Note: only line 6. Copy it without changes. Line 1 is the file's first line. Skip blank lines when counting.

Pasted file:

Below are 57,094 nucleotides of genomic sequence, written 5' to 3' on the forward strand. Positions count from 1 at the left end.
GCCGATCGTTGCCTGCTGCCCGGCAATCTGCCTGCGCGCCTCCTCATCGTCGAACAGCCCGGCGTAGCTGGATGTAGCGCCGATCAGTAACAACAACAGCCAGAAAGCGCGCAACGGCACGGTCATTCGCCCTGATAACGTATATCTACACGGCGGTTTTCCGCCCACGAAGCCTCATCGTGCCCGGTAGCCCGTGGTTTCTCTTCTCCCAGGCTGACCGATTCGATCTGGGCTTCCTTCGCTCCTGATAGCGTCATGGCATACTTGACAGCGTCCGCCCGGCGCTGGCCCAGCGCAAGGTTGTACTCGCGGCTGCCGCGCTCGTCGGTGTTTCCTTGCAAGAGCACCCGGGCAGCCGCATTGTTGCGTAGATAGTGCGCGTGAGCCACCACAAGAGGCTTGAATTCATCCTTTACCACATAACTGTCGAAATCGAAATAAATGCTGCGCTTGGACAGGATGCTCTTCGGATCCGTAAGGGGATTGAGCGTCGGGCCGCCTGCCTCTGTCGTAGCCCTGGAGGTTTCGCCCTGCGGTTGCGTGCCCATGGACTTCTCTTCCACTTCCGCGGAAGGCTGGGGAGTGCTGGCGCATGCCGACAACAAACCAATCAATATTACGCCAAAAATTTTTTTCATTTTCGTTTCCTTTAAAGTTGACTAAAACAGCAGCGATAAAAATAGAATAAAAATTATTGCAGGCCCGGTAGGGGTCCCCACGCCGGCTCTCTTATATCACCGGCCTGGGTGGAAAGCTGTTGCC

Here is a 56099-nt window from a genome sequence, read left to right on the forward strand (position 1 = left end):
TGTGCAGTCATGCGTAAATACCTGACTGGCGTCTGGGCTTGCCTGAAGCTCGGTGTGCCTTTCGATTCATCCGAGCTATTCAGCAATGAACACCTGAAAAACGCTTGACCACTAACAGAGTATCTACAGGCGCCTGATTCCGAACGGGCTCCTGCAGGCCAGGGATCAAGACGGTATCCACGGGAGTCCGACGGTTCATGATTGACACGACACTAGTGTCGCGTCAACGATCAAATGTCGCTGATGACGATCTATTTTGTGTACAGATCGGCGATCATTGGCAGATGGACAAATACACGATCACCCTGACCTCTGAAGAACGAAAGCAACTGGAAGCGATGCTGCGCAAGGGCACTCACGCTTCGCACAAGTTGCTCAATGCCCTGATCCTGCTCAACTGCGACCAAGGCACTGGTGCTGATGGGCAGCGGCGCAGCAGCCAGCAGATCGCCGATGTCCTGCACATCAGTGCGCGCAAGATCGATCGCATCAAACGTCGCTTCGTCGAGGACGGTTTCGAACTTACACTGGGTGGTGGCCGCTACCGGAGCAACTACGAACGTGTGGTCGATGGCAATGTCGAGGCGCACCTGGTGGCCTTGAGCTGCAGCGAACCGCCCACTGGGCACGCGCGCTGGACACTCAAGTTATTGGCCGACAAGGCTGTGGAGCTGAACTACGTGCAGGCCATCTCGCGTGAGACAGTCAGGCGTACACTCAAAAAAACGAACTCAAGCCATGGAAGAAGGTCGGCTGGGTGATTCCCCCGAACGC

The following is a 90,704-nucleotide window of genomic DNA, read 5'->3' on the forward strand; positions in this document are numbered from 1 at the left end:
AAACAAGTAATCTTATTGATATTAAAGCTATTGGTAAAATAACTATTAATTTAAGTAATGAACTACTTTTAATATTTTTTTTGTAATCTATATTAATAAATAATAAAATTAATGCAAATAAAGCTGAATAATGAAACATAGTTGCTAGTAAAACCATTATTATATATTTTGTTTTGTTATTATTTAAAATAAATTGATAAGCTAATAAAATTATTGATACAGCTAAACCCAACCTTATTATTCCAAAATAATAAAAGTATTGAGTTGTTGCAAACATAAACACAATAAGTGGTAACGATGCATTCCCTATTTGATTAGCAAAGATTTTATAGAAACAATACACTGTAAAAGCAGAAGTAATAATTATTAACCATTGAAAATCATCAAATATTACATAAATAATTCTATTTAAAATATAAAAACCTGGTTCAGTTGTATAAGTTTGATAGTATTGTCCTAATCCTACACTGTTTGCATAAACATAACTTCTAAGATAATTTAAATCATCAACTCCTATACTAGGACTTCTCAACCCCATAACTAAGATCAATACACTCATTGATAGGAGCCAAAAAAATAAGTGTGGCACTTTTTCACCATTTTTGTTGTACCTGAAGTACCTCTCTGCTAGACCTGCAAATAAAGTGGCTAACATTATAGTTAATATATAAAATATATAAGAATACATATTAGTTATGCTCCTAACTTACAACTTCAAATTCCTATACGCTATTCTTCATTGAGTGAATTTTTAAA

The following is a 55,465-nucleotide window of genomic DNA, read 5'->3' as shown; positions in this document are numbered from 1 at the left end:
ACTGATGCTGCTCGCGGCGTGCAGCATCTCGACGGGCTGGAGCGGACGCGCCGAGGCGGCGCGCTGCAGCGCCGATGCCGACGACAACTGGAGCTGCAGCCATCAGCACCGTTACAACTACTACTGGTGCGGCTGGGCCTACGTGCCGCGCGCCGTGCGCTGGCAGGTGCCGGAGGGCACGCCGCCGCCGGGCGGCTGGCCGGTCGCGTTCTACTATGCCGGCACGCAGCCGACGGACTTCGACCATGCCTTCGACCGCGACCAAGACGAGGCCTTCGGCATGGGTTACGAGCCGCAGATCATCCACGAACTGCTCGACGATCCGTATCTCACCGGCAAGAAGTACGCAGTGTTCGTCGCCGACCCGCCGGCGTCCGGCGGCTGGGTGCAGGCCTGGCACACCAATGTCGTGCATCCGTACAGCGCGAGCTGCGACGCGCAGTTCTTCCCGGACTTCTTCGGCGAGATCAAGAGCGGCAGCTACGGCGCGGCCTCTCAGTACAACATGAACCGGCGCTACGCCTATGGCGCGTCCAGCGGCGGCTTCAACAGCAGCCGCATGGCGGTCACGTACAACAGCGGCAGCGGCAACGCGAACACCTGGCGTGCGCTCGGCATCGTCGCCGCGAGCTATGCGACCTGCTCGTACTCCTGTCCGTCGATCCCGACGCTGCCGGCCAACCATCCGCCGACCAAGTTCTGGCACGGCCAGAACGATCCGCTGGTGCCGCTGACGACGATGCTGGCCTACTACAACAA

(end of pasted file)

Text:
AAACAAGTAATCTTATTGATATTAAAGCTATTGGTAAAATAACTATTAATTTAAGTAATGAACTACTTTTAATATTTTTTTTGTAATCTATATTAATAAATAATAAAATTAATGCAAATAAAGCTGAATAATGAAACATAGTTGCTAGTAAAACCATTATTATATATTTTGTTTTGTTATTATTTAAAATAAATTGATAAGCTAATAAAATTATTGATACAGCTAAACCCAACCTTATTATTCCAAAATAATAAAAGTATTGAGTTGTTGCAAACATAAACACAATAAGTGGTAACGATGCATTCCCTATTTGATTAGCAAAGATTTTATAGAAACAATACACTGTAAAAGCAGAAGTAATAATTATTAACCATTGAAAATCATCAAATATTACATAAATAATTCTATTTAAAATATAAAAACCTGGTTCAGTTGTATAAGTTTGATAGTATTGTCCTAATCCTACACTGTTTGCATAAACATAACTTCTAAGATAATTTAAATCATCAACTCCTATACTAGGACTTCTCAACCCCATAACTAAGATCAATACACTCATTGATAGGAGCCAAAAAAATAAGTGTGGCACTTTTTCACCATTTTTGTTGTACCTGAAGTACCTCTCTGCTAGACCTGCAAATAAAGTGGCTAACATTATAGTTAATATATAAAATATATAAGAATACATATTAGTTATGCTCCTAACTTACAACTTCAAATTCCTATACGCTATTCTTCATTGAGTGAATTTTTAAA